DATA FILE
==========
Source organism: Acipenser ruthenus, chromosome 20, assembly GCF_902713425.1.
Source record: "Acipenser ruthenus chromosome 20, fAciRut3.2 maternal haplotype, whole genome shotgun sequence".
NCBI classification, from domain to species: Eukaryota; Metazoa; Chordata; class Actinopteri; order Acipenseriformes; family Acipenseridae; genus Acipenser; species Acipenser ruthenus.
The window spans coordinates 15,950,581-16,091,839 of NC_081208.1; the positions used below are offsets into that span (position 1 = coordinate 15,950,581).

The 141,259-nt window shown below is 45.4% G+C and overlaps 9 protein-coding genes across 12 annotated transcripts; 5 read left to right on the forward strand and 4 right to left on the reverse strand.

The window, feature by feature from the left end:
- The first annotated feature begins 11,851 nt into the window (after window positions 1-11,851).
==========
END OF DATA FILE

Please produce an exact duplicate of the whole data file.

Source organism: Acipenser ruthenus, chromosome 20, assembly GCF_902713425.1.
Source record: "Acipenser ruthenus chromosome 20, fAciRut3.2 maternal haplotype, whole genome shotgun sequence".
NCBI classification, from domain to species: Eukaryota; Metazoa; Chordata; class Actinopteri; order Acipenseriformes; family Acipenseridae; genus Acipenser; species Acipenser ruthenus.
The window spans coordinates 15,950,581-16,091,839 of NC_081208.1; the positions used below are offsets into that span (position 1 = coordinate 15,950,581).

The 141,259-nt window shown below is 45.4% G+C and overlaps 9 protein-coding genes across 12 annotated transcripts; 5 read left to right on the forward strand and 4 right to left on the reverse strand.

The window, feature by feature from the left end:
- The first annotated feature begins 11,851 nt into the window (after window positions 1-11,851).